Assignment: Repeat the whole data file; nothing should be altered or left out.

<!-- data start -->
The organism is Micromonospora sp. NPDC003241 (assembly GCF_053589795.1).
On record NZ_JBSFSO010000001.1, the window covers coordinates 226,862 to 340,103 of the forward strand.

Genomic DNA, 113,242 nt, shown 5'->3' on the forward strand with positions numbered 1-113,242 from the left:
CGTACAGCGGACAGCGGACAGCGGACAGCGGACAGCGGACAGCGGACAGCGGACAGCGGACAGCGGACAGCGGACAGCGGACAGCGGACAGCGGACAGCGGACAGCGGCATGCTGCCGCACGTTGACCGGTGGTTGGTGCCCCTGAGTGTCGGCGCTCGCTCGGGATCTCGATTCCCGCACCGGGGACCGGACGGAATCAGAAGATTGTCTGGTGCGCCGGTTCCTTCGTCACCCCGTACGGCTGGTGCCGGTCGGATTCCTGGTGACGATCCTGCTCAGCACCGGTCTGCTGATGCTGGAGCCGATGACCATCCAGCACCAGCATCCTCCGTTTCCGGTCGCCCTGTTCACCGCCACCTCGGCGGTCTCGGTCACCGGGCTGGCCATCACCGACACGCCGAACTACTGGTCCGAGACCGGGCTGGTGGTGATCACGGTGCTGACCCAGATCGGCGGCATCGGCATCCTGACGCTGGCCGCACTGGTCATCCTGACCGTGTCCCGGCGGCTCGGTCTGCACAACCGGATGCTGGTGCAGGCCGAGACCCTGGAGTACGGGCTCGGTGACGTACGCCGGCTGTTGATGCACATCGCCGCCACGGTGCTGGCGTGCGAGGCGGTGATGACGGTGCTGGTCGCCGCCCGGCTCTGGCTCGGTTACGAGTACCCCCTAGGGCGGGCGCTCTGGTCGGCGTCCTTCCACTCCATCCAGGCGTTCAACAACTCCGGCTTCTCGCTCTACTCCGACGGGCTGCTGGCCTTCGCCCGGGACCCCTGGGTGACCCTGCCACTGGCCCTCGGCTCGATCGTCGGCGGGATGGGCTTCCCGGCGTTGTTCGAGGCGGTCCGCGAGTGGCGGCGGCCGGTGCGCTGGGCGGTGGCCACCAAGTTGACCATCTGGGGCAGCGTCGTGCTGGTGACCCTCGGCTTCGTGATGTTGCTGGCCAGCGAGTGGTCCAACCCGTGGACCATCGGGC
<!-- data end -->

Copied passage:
The organism is Micromonospora sp. NPDC003241 (assembly GCF_053589795.1).
On record NZ_JBSFSO010000001.1, the window covers coordinates 226,862 to 340,103 of the forward strand.

Genomic DNA, 113,242 nt, shown 5'->3' on the forward strand with positions numbered 1-113,242 from the left:
CGTACAGCGGACAGCGGACAGCGGACAGCGGACAGCGGACAGCGGACAGCGGACAGCGGACAGCGGACAGCGGACAGCGGACAGCGGACAGCGGACAGCGGACAGCGGCATGCTGCCGCACGTTGACCGGTGGTTGGTGCCCCTGAGTGTCGGCGCTCGCTCGGGATCTCGATTCCCGCACCGGGGACCGGACGGAATCAGAAGATTGTCTGGTGCGCCGGTTCCTTCGTCACCCCGTACGGCTGGTGCCGGTCGGATTCCTGGTGACGATCCTGCTCAGCACCGGTCTGCTGATGCTGGAGCCGATGACCATCCAGCACCAGCATCCTCCGTTTCCGGTCGCCCTGTTCACCGCCACCTCGGCGGTCTCGGTCACCGGGCTGGCCATCACCGACACGCCGAACTACTGGTCCGAGACCGGGCTGGTGGTGATCACGGTGCTGACCCAGATCGGCGGCATCGGCATCCTGACGCTGGCCGCACTGGTCATCCTGACCGTGTCCCGGCGGCTCGGTCTGCACAACCGGATGCTGGTGCAGGCCGAGACCCTGGAGTACGGGCTCGGTGACGTACGCCGGCTGTTGATGCACATCGCCGCCACGGTGCTGGCGTGCGAGGCGGTGATGACGGTGCTGGTCGCCGCCCGGCTCTGGCTCGGTTACGAGTACCCCCTAGGGCGGGCGCTCTGGTCGGCGTCCTTCCACTCCATCCAGGCGTTCAACAACTCCGGCTTCTCGCTCTACTCCGACGGGCTGCTGGCCTTCGCCCGGGACCCCTGGGTGACCCTGCCACTGGCCCTCGGCTCGATCGTCGGCGGGATGGGCTTCCCGGCGTTGTTCGAGGCGGTCCGCGAGTGGCGGCGGCCGGTGCGCTGGGCGGTGGCCACCAAGTTGACCATCTGGGGCAGCGTCGTGCTGGTGACCCTCGGCTTCGTGATGTTGCTGGCCAGCGAGTGGTCCAACCCGTGGACCATCGGGC